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#825317 10/01/20 7:27 am
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I had a 3TA once and wouldn't mind one again but is a 5TA much more powerful? Is it the same weight? They look identical. I like the 1966 models best.

I am thinking that they might be a fair bit lighter than my 1967 650.

Dave

Last edited by dave jones; 10/01/20 7:36 am.
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They ARE somewhat lighter than a 650.

The main weight differences are a smaller frame and the physical size of the engine.

On unit construction Triumphs built in the 1960s, forks, seat, oil tank, wheels and fenders will interchange between 350/500 bikes and 650 ones.

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I have a few 350's here at the shop, I would say the difference from a 5TA and a 3TA would be very small in terms of weight

Only difference is smaller pistons and barrel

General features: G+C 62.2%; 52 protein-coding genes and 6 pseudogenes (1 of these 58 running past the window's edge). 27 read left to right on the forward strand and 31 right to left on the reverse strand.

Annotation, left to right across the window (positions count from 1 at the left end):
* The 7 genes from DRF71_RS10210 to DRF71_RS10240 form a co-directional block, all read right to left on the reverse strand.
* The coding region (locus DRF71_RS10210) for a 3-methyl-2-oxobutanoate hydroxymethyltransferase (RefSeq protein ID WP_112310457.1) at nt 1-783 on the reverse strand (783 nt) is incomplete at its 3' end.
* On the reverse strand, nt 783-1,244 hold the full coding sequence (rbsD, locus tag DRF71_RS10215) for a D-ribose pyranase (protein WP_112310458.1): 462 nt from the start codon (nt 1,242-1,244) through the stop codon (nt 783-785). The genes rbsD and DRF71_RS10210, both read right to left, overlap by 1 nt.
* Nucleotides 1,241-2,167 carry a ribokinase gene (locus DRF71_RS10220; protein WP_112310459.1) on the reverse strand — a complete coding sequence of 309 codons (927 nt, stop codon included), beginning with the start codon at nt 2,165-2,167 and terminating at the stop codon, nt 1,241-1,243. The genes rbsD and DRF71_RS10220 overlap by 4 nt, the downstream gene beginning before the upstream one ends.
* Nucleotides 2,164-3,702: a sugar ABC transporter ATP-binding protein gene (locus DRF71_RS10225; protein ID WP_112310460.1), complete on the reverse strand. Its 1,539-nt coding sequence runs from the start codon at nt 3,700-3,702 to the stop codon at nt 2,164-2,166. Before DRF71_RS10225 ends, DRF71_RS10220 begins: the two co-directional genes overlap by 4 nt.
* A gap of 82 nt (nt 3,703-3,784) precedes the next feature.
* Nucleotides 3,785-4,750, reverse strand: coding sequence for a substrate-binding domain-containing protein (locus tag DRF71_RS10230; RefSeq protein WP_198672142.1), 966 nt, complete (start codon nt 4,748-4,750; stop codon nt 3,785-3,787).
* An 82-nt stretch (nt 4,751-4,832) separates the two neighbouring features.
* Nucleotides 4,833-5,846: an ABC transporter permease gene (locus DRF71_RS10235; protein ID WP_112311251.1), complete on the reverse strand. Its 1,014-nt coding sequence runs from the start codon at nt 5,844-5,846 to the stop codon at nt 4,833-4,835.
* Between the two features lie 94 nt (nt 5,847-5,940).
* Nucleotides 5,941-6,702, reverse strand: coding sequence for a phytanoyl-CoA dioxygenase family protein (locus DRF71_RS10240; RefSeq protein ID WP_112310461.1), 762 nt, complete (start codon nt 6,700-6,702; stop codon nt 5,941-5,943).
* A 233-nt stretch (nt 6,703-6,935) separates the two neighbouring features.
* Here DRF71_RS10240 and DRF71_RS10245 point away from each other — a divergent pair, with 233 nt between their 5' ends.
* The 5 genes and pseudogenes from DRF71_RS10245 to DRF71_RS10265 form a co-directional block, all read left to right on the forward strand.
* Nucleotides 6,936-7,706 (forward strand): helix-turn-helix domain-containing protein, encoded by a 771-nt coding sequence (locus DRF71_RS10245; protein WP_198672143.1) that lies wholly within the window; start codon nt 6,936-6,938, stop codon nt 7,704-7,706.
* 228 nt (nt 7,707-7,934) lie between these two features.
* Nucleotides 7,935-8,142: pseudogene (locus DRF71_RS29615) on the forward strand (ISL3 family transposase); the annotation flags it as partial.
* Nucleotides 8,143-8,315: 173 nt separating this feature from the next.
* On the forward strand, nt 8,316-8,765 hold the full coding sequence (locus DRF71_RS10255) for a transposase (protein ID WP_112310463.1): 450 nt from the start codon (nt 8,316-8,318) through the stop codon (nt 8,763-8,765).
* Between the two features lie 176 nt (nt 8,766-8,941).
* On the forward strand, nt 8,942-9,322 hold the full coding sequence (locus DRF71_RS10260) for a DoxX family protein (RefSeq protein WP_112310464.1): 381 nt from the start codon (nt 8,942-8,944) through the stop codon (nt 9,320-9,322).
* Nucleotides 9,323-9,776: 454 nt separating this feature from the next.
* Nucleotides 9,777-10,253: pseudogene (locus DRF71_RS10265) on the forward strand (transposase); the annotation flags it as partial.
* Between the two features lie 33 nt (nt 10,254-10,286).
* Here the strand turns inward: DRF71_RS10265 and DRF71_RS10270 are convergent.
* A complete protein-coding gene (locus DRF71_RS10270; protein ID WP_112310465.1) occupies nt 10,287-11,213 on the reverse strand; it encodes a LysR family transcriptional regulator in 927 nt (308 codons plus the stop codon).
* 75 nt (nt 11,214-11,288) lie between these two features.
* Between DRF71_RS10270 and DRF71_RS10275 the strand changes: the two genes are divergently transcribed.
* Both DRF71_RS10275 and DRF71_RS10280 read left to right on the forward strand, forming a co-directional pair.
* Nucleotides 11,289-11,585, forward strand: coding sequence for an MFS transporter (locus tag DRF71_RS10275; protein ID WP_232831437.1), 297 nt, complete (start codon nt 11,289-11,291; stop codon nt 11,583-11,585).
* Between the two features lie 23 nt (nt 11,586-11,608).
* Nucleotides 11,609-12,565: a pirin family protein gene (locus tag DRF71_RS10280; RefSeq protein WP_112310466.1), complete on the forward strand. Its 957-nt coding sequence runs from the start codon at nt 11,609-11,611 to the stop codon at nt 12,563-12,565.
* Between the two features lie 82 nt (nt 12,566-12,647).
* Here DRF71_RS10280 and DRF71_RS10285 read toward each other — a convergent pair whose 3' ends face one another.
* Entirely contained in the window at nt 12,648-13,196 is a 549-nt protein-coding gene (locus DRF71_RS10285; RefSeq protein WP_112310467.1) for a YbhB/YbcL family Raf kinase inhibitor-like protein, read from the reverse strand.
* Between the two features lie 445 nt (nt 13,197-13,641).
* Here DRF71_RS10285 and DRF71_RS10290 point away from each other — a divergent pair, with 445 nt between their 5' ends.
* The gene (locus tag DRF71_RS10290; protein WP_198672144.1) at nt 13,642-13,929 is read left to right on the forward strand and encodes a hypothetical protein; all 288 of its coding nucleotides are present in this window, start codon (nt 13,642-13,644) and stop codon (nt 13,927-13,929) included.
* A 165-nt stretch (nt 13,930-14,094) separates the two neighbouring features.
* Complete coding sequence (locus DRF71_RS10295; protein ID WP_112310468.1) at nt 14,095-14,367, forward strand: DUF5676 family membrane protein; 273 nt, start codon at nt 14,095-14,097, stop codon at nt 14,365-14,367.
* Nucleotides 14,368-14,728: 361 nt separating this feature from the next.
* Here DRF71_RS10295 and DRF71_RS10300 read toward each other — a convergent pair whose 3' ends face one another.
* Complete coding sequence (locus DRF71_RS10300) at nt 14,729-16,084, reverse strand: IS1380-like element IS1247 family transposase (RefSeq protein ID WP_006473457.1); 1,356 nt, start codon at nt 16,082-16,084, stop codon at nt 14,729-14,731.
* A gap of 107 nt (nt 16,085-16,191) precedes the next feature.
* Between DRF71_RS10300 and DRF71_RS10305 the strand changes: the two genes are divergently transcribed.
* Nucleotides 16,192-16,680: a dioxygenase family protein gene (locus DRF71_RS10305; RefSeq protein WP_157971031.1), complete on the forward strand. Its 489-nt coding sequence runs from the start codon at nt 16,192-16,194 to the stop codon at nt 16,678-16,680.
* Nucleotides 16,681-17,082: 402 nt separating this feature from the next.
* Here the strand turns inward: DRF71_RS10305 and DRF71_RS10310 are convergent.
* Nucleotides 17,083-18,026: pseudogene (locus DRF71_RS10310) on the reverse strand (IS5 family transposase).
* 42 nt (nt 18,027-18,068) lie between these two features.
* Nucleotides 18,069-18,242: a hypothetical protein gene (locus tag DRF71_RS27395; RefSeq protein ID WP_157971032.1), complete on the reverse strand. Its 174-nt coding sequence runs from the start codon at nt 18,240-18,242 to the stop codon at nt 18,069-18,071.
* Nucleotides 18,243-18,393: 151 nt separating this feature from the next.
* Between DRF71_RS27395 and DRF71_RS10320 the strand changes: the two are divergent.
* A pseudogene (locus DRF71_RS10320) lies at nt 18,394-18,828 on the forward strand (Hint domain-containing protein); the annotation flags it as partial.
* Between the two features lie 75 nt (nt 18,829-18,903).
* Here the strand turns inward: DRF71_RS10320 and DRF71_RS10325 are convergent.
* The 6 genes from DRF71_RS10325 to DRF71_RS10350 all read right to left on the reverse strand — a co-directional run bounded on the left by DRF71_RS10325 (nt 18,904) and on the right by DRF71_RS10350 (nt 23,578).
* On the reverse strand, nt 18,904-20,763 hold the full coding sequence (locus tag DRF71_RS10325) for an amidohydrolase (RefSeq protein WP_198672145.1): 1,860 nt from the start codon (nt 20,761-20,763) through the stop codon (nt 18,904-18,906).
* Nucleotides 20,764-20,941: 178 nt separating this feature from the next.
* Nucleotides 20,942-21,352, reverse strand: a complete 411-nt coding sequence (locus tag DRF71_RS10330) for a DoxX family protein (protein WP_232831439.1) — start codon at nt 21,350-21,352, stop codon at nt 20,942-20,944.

500 vs 350 - there is a pretty big power difference there


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Dave,
The unladen weight of a 3ta/5ta are 340 lb (155 Kgm) the engine weight for the 5ta is 106 lb and the 3ta is 104 lb.

I got this info from the Haynes Manual. 😎

Regards,

Ian

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Thanks for the answers.

I guess they are about 50lbs lighter than my 650. 50lbs is the weight of a typical UK sack of potatoes which feels pretty heavy. A 650 isn't a particularly large bike but feels heavy to move on a slope. In fact mine seems to be getting heavier and heavier!

I did have a 3TA when I was19 and it went quite well and was dead smooth . It had quite sunken valves and I was worried because it would only go 70mph but more recently I was reading about them and the best most people could get was 75mph. I hardly ever ride the 650 over 60mph but Ilike the acceleration which is good even with low comp. pistons.

Dave

Last edited by dave jones; 10/03/20 7:36 am.
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I'd go for the 5TA - my old man had one (1964 engine and frame numbers, but registered as a 'D' in 1966, but with a slightly earlier (?) front end and tank (probably crash damage), and some nice aftermarket stuff like a John Tickle TLS front brake and alloy rims.

I think the pistons, carb etc. were to T100 spec and it went really well. It had whatever the prevailing version of the Boyer ignition was about at the time (mid-80s), which never sulked or did anything daft because of battery voltage.

Nick


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Thanks, Nick.

Dave


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